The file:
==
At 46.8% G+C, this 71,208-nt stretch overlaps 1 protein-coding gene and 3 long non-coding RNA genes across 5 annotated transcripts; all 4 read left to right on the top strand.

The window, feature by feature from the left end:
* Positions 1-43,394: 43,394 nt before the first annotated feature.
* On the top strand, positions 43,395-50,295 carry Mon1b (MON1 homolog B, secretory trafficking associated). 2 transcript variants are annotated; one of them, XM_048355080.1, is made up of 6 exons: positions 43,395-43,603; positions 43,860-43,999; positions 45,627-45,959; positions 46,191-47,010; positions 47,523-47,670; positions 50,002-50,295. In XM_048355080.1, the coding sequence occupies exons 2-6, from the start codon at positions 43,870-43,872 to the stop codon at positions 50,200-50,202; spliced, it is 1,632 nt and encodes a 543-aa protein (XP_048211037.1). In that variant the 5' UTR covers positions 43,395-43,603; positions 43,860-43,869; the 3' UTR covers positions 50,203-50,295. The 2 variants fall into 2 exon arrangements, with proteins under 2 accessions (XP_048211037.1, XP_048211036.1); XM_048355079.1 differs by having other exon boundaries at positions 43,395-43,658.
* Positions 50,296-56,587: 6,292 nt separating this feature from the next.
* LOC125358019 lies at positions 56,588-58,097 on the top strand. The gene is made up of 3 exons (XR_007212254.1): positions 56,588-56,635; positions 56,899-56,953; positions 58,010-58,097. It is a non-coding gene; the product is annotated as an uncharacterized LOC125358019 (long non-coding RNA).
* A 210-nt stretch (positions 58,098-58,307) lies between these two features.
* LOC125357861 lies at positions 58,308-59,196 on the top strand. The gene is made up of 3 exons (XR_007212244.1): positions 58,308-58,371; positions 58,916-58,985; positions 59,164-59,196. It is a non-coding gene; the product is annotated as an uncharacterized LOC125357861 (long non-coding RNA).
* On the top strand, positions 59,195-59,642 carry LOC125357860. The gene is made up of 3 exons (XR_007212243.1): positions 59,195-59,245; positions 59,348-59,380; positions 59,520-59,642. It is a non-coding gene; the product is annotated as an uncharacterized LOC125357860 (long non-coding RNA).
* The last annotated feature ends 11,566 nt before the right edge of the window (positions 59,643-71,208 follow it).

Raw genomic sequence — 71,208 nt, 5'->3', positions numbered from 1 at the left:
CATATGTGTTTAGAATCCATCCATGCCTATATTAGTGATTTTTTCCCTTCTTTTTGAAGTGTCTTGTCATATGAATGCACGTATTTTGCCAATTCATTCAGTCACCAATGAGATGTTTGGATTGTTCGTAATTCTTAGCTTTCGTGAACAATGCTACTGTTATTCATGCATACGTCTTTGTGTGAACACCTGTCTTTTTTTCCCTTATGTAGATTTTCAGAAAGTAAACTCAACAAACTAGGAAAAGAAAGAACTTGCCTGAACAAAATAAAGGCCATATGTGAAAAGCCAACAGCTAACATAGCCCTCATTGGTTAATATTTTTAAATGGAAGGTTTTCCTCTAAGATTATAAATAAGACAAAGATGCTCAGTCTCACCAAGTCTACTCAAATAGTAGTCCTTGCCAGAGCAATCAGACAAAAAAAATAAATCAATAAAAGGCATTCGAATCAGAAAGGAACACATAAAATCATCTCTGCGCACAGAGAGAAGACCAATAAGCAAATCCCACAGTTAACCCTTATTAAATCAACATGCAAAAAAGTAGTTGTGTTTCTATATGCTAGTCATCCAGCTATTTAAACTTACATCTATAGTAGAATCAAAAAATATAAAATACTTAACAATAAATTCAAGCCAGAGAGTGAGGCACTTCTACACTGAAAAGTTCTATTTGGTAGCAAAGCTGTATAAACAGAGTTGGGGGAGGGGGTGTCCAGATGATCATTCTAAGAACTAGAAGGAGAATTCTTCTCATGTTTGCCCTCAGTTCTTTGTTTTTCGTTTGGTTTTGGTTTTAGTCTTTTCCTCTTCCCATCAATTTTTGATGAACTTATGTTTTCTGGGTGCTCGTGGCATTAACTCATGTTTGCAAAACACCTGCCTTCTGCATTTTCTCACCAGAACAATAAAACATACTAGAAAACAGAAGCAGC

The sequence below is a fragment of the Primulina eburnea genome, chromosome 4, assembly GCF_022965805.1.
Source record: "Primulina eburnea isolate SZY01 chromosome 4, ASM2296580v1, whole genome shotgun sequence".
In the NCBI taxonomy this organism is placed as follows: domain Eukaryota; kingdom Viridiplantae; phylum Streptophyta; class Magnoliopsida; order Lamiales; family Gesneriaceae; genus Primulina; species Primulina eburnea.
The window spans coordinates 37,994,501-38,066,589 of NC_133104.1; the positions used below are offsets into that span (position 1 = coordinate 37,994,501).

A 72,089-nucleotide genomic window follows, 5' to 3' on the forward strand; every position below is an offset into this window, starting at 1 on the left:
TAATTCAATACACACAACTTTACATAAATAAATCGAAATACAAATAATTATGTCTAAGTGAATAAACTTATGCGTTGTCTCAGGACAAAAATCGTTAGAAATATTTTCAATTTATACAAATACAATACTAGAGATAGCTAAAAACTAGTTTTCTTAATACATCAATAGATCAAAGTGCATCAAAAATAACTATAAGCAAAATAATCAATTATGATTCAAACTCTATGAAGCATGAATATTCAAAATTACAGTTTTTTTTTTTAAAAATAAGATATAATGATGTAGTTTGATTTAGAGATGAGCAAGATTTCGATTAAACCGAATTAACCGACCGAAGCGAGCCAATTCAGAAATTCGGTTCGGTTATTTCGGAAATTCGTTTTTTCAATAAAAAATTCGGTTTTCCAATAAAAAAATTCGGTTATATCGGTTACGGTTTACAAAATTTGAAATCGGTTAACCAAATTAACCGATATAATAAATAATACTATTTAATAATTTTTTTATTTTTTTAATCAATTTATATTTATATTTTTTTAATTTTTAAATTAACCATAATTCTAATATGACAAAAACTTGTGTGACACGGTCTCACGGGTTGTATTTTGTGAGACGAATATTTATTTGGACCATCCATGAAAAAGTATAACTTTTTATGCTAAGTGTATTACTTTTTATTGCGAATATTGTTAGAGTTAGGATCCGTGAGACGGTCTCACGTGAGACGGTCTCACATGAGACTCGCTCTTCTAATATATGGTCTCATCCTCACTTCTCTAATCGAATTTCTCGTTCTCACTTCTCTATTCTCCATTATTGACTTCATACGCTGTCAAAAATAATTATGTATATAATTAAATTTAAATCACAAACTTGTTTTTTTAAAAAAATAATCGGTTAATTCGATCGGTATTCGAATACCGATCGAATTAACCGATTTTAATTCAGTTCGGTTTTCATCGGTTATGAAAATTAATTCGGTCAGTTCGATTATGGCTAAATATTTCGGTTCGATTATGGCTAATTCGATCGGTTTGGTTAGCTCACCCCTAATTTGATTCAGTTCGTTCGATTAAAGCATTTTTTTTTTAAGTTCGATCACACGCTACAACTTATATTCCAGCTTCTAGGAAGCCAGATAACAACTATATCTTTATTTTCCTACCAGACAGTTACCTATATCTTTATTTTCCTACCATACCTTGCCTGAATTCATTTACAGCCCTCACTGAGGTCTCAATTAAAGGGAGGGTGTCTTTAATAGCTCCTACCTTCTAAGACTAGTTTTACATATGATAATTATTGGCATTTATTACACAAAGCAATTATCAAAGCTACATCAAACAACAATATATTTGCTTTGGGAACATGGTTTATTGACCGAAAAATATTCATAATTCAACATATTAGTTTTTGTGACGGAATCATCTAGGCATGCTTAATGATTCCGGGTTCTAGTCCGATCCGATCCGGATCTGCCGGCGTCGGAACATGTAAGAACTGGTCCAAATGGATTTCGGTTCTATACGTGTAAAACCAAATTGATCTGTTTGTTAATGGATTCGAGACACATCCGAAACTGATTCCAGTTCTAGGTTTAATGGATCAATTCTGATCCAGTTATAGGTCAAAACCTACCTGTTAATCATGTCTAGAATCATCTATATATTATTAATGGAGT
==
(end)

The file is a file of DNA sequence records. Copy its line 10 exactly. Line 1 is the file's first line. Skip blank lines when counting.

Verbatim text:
* The last annotated feature ends 11,566 nt before the right edge of the window (positions 59,643-71,208 follow it).